Gone Batty

Cloud and gate

To Bigtown this afternoon for a meeting, followed by a friend’s book launch (and as an aside, can I just say now that if you want to do well as an author, go for local history. It must be the faintest bit galling to have written a well-received novel and collection of true stories set in pre-war Afghanistan, not to mention a slim volume of verse, only to find that it’s your book of ‘then and now‘ photographs plus brief captions that has the organisers scuttling out of the room in search of more chairs, something that I can assure you does not normally happen at book launches. Nor, when you go to the local Waterstones to arrange a book signing do they usually gesture at a large display of the works of a huge fantasy author whose posthumous last novel has had them queueing at midnight, and say ‘Don’t worry, we’ll just move Terry Pratchett out of the way to make room.’ That said, I’ve bought a copy myself and it is fascinating. I’m thinking of scrapping the difficult second novel and just bringing out a series of photographs of the ford through the ages…)


Cycling back, it was late enough to turn my lights on for the first time – hooray for dynamo lights that just work like magic – and find myself accompanied by a swirl of bats working their way through the insect life above my head. No bad thing, given that at times the bugs are so numerous, it’s as if someone’s just flung a bucket of them in your face as you pass. I was just thinking to myself how I was being a bit ridiculous to be nervous of the bats because it is a myth that they get tangled up in your hair, and with their excellent sonar mean they can navigate with ease, when one flew right into me. Perhaps the symphony of squeaks, creaks, rattles and bangs that my bike generates are the sonic equivalent of a dazzling low sun. Safe to say that I was even more paranoid for the rest of the way home. ASBO Buzzard is bad enough without being battered by bats.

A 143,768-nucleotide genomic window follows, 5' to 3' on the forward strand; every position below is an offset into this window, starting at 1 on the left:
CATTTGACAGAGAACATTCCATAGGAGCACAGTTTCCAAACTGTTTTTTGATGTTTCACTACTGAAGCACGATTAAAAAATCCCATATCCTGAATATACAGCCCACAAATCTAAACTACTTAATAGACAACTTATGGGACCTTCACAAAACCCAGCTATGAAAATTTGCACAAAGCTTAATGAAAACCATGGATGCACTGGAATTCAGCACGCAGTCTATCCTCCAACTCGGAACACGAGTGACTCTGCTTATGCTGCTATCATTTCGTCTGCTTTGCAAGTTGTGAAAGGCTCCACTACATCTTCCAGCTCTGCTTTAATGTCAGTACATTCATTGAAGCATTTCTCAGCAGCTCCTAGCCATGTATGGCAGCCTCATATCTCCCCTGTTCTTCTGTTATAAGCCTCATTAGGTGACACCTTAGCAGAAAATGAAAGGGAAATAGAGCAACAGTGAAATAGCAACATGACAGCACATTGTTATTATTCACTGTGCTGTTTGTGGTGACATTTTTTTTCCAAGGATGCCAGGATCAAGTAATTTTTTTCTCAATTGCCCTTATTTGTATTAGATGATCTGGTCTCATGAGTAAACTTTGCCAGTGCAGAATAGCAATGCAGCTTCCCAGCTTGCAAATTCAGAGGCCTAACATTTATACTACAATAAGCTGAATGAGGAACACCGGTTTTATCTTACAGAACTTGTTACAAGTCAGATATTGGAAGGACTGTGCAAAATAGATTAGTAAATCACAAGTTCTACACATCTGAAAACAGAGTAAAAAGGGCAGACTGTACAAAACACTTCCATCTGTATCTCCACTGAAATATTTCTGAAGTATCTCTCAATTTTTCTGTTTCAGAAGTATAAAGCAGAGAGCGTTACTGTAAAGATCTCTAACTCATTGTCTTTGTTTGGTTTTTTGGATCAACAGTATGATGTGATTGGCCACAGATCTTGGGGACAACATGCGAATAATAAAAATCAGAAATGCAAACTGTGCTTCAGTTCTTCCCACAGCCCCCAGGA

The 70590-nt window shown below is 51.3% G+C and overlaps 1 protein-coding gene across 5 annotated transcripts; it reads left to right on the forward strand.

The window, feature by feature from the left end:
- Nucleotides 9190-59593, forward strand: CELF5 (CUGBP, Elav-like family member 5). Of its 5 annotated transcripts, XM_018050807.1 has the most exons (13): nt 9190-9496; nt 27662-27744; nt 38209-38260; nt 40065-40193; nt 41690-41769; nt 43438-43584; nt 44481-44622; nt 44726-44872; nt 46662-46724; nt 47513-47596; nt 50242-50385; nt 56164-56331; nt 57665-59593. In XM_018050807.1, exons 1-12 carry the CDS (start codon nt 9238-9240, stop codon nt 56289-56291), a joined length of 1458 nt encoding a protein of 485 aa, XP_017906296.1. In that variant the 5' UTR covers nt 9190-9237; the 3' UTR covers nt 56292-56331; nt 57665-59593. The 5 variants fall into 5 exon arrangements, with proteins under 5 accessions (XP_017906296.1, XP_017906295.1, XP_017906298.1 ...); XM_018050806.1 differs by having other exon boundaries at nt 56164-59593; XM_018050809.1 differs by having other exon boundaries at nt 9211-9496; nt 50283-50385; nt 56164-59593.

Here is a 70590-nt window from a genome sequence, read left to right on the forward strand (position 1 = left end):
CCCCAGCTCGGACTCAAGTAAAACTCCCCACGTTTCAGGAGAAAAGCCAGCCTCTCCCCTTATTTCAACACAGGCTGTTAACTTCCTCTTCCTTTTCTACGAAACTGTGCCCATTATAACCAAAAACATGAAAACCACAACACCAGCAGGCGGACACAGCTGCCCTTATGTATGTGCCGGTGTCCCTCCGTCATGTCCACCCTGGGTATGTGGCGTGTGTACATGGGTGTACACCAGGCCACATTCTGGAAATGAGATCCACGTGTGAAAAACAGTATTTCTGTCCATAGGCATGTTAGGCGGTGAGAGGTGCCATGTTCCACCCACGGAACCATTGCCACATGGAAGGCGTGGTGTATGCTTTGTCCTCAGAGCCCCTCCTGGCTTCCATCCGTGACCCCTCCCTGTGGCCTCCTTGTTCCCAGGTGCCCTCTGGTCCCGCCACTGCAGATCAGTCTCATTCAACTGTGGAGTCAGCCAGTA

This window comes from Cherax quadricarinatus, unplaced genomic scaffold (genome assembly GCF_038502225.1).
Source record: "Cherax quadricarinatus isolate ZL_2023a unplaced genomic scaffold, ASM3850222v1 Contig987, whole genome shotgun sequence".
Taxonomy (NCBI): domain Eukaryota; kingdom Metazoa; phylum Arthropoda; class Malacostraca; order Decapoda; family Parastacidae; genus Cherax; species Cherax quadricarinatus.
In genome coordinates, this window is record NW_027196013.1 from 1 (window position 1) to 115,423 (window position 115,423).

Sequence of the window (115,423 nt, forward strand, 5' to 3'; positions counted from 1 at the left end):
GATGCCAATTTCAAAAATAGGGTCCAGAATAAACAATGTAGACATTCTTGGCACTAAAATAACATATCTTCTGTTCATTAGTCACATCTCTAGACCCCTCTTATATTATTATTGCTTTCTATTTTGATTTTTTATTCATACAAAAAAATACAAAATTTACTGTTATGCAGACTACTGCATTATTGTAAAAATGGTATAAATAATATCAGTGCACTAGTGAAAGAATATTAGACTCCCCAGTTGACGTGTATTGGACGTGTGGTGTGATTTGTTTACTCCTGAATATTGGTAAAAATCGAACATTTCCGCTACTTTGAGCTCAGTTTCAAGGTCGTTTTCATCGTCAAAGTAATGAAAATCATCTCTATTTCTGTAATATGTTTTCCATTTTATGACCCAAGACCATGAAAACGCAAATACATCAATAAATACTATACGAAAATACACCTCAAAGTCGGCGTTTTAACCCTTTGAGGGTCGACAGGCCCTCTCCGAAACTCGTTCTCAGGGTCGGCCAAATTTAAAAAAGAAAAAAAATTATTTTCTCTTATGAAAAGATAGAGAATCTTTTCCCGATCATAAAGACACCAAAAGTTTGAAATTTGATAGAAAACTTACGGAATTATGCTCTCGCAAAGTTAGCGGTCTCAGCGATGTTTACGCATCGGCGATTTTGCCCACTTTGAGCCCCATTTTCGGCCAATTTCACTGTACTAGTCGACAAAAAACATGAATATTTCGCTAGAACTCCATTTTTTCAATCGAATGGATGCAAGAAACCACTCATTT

And the photos? No reason, except that I was struck by the grandeur of the clouds on my way in. Summer seems finally to have arrived, now that August is over.


3 Responses to Gone Batty

  1. I think the ‘bats in your hair myth’ has its origins in the fact that insects are attracted to the warmth, emanating from our heads, and the bats are attracted to the the insects.

  2. Bob says:

    Hat and goggles. Or at the very least, some sort of eye-wear would be the recommendation. I first discovered that snowflakes slamming into naked eyeballs was the perfect motivator to buy some proper eye-wear for protection. Probably works for bats as well. Good luck.

  3. disgruntled says:

    UHDD – it did strike me that a similar effect could be had from a bike light.
    Bob – fortunately it didn’t hit my face, and I wear specs anyway – which is a whole nother problem …

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